Bacterial Vaginosis

Bacterial vaginosis is the most common vaginal infection, typically causing increased discharge which is usually non-irritant but has a characteristic ‘fishy’ smell. The smell may be more obvious after sexual intercourse. It can be a single infection or can co-exist along with other infections such as thrush and with sexually transmitted infections. It can also be completely symptomless. It is not classed as a sexually transmitted infection, as, like thrush (candida) it can occur in women who are not in a sexual relationship at the time. Treatment of partners does not seem to prevent relapse, which can be common, (up to 60% within 3 months of successful treatment).

Cause
It is caused by an overgrowth of anaerobic organisms (organisms that can live without oxygen), the commonest of which is gardnerella vaginalis. Other organism that can be found in sufferers are Provotella species, Mycoplasma hominis, and Mobiluncus species.

Treatment
Treatment can be with an oral antibiotic - metronidazole, or with a vaginal cream - clindamycin cream. There are a variety of oral regimes, but however long you take metronidazole for, it is important to avoid alcohol for the time that you take it and for 24 hours after you stop. You can take a single high dose, or a lower dose over a week. Some people feel rather nauseous with the medication. The vaginal cream is a useful alternative, but you need to use it for 7 days.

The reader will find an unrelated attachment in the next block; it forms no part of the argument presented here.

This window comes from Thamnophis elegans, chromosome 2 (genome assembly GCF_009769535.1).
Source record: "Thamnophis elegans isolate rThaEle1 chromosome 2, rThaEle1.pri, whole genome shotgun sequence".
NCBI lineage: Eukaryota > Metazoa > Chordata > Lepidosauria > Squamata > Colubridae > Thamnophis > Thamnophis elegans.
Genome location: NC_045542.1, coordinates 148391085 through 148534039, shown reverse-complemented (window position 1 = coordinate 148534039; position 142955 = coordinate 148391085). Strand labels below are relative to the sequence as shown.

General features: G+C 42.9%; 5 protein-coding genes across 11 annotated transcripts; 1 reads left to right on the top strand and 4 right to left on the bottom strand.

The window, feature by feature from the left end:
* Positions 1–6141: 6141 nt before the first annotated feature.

It usually advised that you avoid bubble bath, vaginal deodorants and douches. It is thought that these can damage the sensitive lining of the vagina, change the acidity of the vagina which in turn encourages the overgrowth of these bacteria. It has to be said this is not yet proven, but sticking to these measures will do no harm, particularly if you suffer from recurrent infections.

Complications
Whilst bacterial vaginosis is predominantly a vaginal infection, there is concern that it could cause pelvic inflammatory disease under certain circumstances, eg following surgical procedures as in termination of pregnancy, and following hysterectomy. It can cause problems in pregnancy causing late miscarriage, preterm birth, premature rupture of membranes, low birth weight, and infection after delivery.

It is thought to increase the risk of contracting HIV.

Further information

This article published on
01 August 2005

Next review date 01/08/2013

Categorie(s)

STD's

Areaof the body

Bottoms, willies and other bits

Male or female?
Female

 

 
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